26.20: Pitfalls to avoid when teaching using case studies

29.30: Having the right level of emotion.

31.00: How we should assess ethical thinking skills

34.30: Final advice from Roland

35.50: Key takeaways from Natalie and Neil.


*Must read* Show notes including background and further reflections: https://www.sefi.be/2022/09/19/european-engineering-educators-podcast-is-online/


Resources: 

Key publication: https://www.sefi.be/wp-content/uploads/2017/09/56039-R.-TORMEY.pdf

Roland Tormey’s other publications: https://people.epfl.ch/roland.tormey


Leave us feedback/comments/suggestions: https://forms.gle/tMDHxf1JA8P9RYMY8

Become a member of SEFI, Europe's largest network of engineering educators: www.sefi.be



Music: ComaStudio https://pixabay.com/users/comastudio-26079283/

More Episodes

10/17/2022

#2 Mia Stephens from JMP discusses statistical thinking

Season 1, Ep. 2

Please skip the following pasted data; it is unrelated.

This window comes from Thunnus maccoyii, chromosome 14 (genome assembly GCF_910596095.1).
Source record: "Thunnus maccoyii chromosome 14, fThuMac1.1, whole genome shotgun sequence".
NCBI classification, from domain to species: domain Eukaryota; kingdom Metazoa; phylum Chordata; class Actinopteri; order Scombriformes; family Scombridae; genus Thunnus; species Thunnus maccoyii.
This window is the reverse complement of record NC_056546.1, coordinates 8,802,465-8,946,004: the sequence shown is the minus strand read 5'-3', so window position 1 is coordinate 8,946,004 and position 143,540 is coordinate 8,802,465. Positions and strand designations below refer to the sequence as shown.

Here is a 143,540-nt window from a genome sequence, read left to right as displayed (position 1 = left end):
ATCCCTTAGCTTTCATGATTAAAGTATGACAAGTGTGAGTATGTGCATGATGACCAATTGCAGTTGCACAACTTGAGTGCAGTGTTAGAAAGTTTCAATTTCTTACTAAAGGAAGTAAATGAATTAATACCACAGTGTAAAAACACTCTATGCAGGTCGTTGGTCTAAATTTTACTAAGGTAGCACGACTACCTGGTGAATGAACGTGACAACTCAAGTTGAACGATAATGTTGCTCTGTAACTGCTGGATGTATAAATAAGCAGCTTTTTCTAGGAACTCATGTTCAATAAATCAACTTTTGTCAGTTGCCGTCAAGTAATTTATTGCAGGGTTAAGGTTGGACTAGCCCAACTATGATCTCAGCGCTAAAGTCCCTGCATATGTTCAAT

For our second episode we welcome Mia Stephens, an Advisory Product Manager with JMP (pronounced jump), a corporate partner of SEFI, and part of SAS Institute, an American multinational developer of analytics software. Mia is responsible for providing technical support for JMP academic users. Prior to joining SAS, she was an Adjunct Professor of Statistics at University of New Hampshire, a founding member of the North Haven Group and a trainer and consultant with the George Group. As well as being a co-author of four books and several papers, she has developed training materials, taught, and consulted within a variety of fields and industries.*must read* Show notes including further reflections and talking points to take back to your own contexts: https://www.sefi.be/2022/10/17/podcast-episode-2-of-european-engineering-educators-is-online/In this episode Mia explains that statistical thinking is key to understanding engineering processes and process variation, and thus process improvement. She explains that many academic programs don’t teach students to think statistically, and about the existence of a skills gap between what is taught and what industry needs. She introduces us to STIPS (Statistical Thinking for Industrial Problem Solving), a free online statistics course which introduces the statistical thinking process through 7 modules (statistical thinking and problem solving; exploratory data analysis; quality methods; decision making with data; correlation and regression; design of experiments; and predictive modelling and text mining.Join Dr Natalie Wint (Swansea University) and Dr Neil Cooke (University of Birmingham) for this informative discussion.Thanks to Mia for spending the time to talk to us about this ever-important topic and to everyone at JMP for supporting SEFI in its mission! Timestamps:0.00 Abstract0.44 Podcast intro1.10 Experiences of teaching statistical thinking from Neil and Natalie2.20 Mia's background3:10 Introduction to JMP4:50 How do we define statistical thinking and why is it important to teach?7:00 JMP’s expert survey into skills gap between teaching and industry11:52 Visual Six Sigma15:10 Barriers to teaching statistics in a practical, ‘hands-on’ way17:33 Mia’s experience of teaching statistics to engineering students20:25 Design of Experiments (DOE)24:40 The STIPS (Statistical Thinking for Industrial Problem Solving) course28:00 Use of STIPS in industry29:00 Big data and what’s next for statistical thinking30:13 Final advice from Mia31:20 Accessing the STIPS course32:12 Key takeaways from Natalie and Neil.Resources:https://www.jmp.com/en_no/online-statistics-course.htmlVisual Six Sigma: Making Data Analysis Lean | JMP*must read* Show notes including further reflections and talking points to take back to your own contexts: https://www.sefi.be/2022/10/17/podcast-episode-2-of-european-engineering-educators-is-online/Become a member of the European Society for Engineering Education, SEFI, Europe's largest network of engineering educators: www.sefi.beLeave us feedback/comments/suggestions: https://forms.gle/tMDHxf1JA8P9RYMY8Music by ComaStudio https://pixabay.com/users/comastudio-26079283/Production: Neil Cooke.Show notes and corresponding article: Natalie Wint.